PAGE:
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Date: Mon, 28 Apr 2014 03:06:08 +0400
From: Solar Designer <solar@...nwall.com>
To: john-users@...ts.openwall.com
Subject: Re: Many Problem's + Many Try's and no Soultion

On Sun, Apr 27, 2014 at 08:26:42PM +0000, wyss-adrian@...onet.ch wrote:
> the password is ?????"m\ZB:nG?4#53V8 .
> the ? are symbols i forget
> i do not use any thing twice, there will be no second Z or #

Here's an incremental and external mode combination implementing this:

[Incremental:Adrian]
File = $JOHN/ascii.chr
MinLen = 6
MaxLen = 6
CharCount = 95

[List.External:Adrian]
void filter()
{
	word[13] = word[5];
	word[5] = '"';
	word[6] = 'm';
	word[7] = '\\';
	word[8] = 'Z';
	word[9] = 'B';
	word[10] = ':';
	word[11] = 'n';
	word[12] = 'G';
	word[14] = '4';
	word[15] = '#';
	word[16] = '5';
	word[17] = '3';
	word[18] = 'V';
	word[19] = '8';
	word[20] = 0;

	int i, c, mask[8];
	i = 0;
	while (i < 8)
		mask[i++] = 0;
	i = 0;
	while (c = word[i++] & 0xff) {
		int j, k;
		j = c >> 5;
		k = 1 << (c & 0x1f);
		if (mask[j] & k) {
			word = 0;
			return;
		}
		mask[j] |= k;
	}
}

The keyspace is 234 billion candidate passwords:

95-14 = 81
81*80*79*78*77*76 = 233668955520

At 1000 c/s, it'd take over 7 years to search this keyspace exhaustively:

81*80*79*78*77*76 / 86400 / 365 / 1000 = 7.41 years

Assuming that the order in which candidate passwords are tested is not
correlated with their probabilities, it'd take almost 4 years to reach a
50% chance of success.  Luckily, incremental mode tries (normally) more
likely character combinations first.  However, your specific password,
given what we know about it, might not be sufficiently similar to
typical passwords to achieve much of a reduction from these 4 years.

What may help is:

1. More info on possible/impossible characters for the 6 positions where
you don't recall the exact characters.  Maybe it's fewer than 81
possibilities for some?  For example, did you use the space character
anywhere in the password?  If not, that's already one character less to
try, reducing the keyspace to:

80*79*78*77*76*75 = 216360144000

or by more than 7%.  As you can see, by eliminating just a handful of
possible characters, you can speed this up greatly.

2. Higher c/s rate.  1000 c/s is pretty low, even for this slow hash
type.  For example, bleeding-jumbo with --fork=32 gives me 121 c/s per
process, 32 processes - so about 3900 c/s total - on a 2xE5-2670 machine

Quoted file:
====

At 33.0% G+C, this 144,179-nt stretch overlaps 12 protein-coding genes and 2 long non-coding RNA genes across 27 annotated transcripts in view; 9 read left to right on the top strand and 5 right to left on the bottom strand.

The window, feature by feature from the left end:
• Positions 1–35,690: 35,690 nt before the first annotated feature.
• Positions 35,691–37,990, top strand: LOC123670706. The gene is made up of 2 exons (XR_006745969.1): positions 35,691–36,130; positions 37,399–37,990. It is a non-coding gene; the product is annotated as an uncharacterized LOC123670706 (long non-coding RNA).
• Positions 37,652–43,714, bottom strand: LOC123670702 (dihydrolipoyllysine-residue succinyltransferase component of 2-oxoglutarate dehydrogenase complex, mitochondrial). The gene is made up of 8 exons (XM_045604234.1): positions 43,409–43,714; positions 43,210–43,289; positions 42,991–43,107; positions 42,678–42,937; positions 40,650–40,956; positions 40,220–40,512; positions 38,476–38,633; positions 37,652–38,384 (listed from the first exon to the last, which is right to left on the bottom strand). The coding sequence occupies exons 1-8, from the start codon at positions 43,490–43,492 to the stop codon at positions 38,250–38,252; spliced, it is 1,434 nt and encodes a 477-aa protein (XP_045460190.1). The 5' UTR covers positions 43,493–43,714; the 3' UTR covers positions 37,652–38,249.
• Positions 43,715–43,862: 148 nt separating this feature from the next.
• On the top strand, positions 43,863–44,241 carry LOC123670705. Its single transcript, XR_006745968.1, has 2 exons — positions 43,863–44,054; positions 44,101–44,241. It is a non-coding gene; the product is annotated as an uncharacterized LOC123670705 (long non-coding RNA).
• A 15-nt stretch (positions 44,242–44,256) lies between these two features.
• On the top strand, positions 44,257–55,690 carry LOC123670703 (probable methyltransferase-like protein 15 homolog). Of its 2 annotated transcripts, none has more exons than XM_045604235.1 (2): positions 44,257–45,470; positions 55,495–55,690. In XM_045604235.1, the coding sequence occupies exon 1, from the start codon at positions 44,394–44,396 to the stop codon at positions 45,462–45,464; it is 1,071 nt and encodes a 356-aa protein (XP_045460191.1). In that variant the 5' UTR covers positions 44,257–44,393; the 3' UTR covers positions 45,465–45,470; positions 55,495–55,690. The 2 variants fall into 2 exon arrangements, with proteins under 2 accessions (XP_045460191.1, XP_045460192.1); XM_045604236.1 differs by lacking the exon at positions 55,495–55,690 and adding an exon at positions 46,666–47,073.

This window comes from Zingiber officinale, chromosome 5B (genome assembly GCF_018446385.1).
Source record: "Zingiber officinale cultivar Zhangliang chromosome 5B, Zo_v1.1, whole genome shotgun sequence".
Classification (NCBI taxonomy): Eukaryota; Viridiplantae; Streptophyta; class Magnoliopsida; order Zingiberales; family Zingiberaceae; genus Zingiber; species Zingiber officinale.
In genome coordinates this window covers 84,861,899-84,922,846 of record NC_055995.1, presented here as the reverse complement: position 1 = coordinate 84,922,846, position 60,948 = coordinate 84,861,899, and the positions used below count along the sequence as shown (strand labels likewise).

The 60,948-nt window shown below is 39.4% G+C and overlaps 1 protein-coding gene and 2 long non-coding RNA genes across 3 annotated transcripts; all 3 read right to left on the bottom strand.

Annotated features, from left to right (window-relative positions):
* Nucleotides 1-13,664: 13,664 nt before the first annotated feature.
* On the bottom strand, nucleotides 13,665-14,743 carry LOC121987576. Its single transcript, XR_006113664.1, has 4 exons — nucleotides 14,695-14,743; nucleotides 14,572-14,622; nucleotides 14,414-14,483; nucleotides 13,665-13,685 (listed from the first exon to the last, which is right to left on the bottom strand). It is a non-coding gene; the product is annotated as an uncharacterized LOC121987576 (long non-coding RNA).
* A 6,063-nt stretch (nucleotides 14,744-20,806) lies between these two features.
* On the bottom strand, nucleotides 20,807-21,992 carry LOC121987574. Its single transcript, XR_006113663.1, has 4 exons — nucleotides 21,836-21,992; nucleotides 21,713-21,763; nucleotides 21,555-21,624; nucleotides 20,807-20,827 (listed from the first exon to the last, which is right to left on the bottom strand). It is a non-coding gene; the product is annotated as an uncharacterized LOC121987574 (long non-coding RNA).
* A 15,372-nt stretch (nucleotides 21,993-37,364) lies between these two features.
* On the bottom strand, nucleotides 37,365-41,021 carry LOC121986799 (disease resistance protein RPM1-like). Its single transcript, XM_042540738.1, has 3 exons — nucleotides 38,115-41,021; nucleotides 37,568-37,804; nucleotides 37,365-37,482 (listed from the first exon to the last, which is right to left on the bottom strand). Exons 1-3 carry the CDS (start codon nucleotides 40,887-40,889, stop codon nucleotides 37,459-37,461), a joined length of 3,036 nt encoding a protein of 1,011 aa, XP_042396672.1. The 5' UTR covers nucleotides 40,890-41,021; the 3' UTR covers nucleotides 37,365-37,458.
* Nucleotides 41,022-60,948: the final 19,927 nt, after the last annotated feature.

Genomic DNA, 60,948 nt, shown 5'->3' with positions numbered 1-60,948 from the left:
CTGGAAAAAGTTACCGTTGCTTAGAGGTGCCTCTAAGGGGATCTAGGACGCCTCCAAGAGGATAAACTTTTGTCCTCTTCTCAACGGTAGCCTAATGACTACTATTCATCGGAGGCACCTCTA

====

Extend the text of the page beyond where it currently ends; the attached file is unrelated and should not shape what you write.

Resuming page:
(using CPUs only), running the above combination of incremental and
external modes (BTW, the c/s rate would be higher for shorter passwords).
Your machine is maybe twice slower, but it shouldn't be as slow as
1000 c/s at this kind of passwords.  So you might be able to achieve
about 2000 c/s (cumulative, with --fork) on your CPUs.  With a few GPUs,
you'd bring this to tens of thousands of c/s.

> in john 1.7.9 jumbo
> Warning: detected hash type "sha512crypt", but the string is also recognized as "crypt"
> Use the "--format=crypt" option to force loading these as that type instead
> Loaded 1 password hash (sha512crypt [64/64])

This is fine.  Note that with this version of JtR, you should enable
OpenMP (at compile time) and you need to ensure you're not overbooking
the machine (if it has significant other load on it, reduce
OMP_NUM_THREADS to be a little bit lower than the number of logical CPUs
that the system sees - e.g., 15 if there are 16 logical CPUs in
/proc/cpuinfo on Linux).

> in john 1.8.0
> Loaded 1 password hash (crypt, generic crypt(3) [?/64])

For sha512crypt, you should preferably be using bleeding-jumbo, not the
1.8.0 release.  You need to find out how many logical CPUs your system
has, e.g. with:

grep -c ^processor /proc/cpuinfo

(on Linux).  Then pass this number to the --fork option.  Do not worry
about possible overbooking (it's only important with OpenMP) if you use
this approach.

> the test runs for 5 days @ 1120 c/s with no result

Of course.  5 days is not 4 years.

> and the password should be inside this file because of all possibilities
> 
> the file is 190GB big!

There's something wrong about this file's size.  It should be much
bigger than 190 GB:

81*80*79*78*77*76 * 21 / 10^12 = 4.91 TB

That's with Unix linefeeds.  Perhaps you actually do have more info on
what the password can and cannot be, and you included that when
generating the file?  Or maybe something went wrong and the file
contains fewer possibilities than you think it does.

Please don't be lazy to do some basic math like above.

Alexander

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